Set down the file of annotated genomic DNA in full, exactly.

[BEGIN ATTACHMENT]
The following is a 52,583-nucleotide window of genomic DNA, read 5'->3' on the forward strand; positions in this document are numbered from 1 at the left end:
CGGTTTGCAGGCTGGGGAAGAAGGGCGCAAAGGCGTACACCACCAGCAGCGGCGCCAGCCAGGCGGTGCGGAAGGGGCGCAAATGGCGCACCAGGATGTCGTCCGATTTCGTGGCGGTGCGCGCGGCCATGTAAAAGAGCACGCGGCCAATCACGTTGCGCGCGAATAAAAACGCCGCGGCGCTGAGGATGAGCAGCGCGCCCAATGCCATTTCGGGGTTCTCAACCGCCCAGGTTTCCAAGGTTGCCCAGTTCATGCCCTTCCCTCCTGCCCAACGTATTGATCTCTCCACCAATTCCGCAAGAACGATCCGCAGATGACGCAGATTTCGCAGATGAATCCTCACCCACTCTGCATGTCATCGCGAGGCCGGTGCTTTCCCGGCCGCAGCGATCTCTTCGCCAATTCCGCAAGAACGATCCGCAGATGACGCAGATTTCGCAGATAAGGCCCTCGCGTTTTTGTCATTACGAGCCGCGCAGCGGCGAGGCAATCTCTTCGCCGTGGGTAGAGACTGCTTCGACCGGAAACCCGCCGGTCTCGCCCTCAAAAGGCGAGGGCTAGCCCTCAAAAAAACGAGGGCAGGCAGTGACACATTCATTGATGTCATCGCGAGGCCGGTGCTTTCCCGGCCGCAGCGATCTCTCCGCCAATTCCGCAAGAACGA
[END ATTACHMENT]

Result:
The following is a 52,583-nucleotide window of genomic DNA, read 5'->3' on the forward strand; positions in this document are numbered from 1 at the left end:
CGGTTTGCAGGCTGGGGAAGAAGGGCGCAAAGGCGTACACCACCAGCAGCGGCGCCAGCCAGGCGGTGCGGAAGGGGCGCAAATGGCGCACCAGGATGTCGTCCGATTTCGTGGCGGTGCGCGCGGCCATGTAAAAGAGCACGCGGCCAATCACGTTGCGCGCGAATAAAAACGCCGCGGCGCTGAGGATGAGCAGCGCGCCCAATGCCATTTCGGGGTTCTCAACCGCCCAGGTTTCCAAGGTTGCCCAGTTCATGCCCTTCCCTCCTGCCCAACGTATTGATCTCTCCACCAATTCCGCAAGAACGATCCGCAGATGACGCAGATTTCGCAGATGAATCCTCACCCACTCTGCATGTCATCGCGAGGCCGGTGCTTTCCCGGCCGCAGCGATCTCTTCGCCAATTCCGCAAGAACGATCCGCAGATGACGCAGATTTCGCAGATAAGGCCCTCGCGTTTTTGTCATTACGAGCCGCGCAGCGGCGAGGCAATCTCTTCGCCGTGGGTAGAGACTGCTTCGACCGGAAACCCGCCGGTCTCGCCCTCAAAAGGCGAGGGCTAGCCCTCAAAAAAACGAGGGCAGGCAGTGACACATTCATTGATGTCATCGCGAGGCCGGTGCTTTCCCGGCCGCAGCGATCTCTCCGCCAATTCCGCAAGAACGA